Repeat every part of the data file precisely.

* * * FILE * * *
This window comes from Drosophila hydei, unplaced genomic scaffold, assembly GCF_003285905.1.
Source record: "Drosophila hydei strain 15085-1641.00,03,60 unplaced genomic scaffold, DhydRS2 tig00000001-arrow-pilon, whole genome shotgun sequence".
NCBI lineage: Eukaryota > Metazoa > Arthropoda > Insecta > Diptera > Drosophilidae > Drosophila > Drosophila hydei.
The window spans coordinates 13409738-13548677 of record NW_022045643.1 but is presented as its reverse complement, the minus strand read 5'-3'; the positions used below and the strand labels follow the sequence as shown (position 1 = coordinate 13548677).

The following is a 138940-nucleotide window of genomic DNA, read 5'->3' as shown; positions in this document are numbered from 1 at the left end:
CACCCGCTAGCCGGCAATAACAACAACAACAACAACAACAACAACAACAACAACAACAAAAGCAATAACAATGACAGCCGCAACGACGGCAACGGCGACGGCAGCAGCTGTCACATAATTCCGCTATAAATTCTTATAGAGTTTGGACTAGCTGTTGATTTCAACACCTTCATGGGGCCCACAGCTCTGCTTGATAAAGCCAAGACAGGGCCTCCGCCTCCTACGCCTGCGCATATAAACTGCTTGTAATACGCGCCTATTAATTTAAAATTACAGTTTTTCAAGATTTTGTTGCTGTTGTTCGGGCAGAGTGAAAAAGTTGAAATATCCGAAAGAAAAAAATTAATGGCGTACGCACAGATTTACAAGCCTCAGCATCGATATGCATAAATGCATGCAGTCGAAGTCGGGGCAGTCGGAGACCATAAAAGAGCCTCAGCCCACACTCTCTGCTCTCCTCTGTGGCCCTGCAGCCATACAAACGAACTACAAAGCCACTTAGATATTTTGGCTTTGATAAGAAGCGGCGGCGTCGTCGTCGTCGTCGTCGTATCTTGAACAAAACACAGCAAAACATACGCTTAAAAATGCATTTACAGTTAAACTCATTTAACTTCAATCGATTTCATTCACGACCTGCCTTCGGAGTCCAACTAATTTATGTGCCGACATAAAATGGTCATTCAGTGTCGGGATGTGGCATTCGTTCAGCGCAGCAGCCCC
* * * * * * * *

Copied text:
This window comes from Drosophila hydei, unplaced genomic scaffold, assembly GCF_003285905.1.
Source record: "Drosophila hydei strain 15085-1641.00,03,60 unplaced genomic scaffold, DhydRS2 tig00000001-arrow-pilon, whole genome shotgun sequence".
NCBI lineage: Eukaryota > Metazoa > Arthropoda > Insecta > Diptera > Drosophilidae > Drosophila > Drosophila hydei.
The window spans coordinates 13409738-13548677 of record NW_022045643.1 but is presented as its reverse complement, the minus strand read 5'-3'; the positions used below and the strand labels follow the sequence as shown (position 1 = coordinate 13548677).

The following is a 138940-nucleotide window of genomic DNA, read 5'->3' as shown; positions in this document are numbered from 1 at the left end:
CACCCGCTAGCCGGCAATAACAACAACAACAACAACAACAACAACAACAACAACAACAAAAGCAATAACAATGACAGCCGCAACGACGGCAACGGCGACGGCAGCAGCTGTCACATAATTCCGCTATAAATTCTTATAGAGTTTGGACTAGCTGTTGATTTCAACACCTTCATGGGGCCCACAGCTCTGCTTGATAAAGCCAAGACAGGGCCTCCGCCTCCTACGCCTGCGCATATAAACTGCTTGTAATACGCGCCTATTAATTTAAAATTACAGTTTTTCAAGATTTTGTTGCTGTTGTTCGGGCAGAGTGAAAAAGTTGAAATATCCGAAAGAAAAAAATTAATGGCGTACGCACAGATTTACAAGCCTCAGCATCGATATGCATAAATGCATGCAGTCGAAGTCGGGGCAGTCGGAGACCATAAAAGAGCCTCAGCCCACACTCTCTGCTCTCCTCTGTGGCCCTGCAGCCATACAAACGAACTACAAAGCCACTTAGATATTTTGGCTTTGATAAGAAGCGGCGGCGTCGTCGTCGTCGTCGTCGTATCTTGAACAAAACACAGCAAAACATACGCTTAAAAATGCATTTACAGTTAAACTCATTTAACTTCAATCGATTTCATTCACGACCTGCCTTCGGAGTCCAACTAATTTATGTGCCGACATAAAATGGTCATTCAGTGTCGGGATGTGGCATTCGTTCAGCGCAGCAGCCCC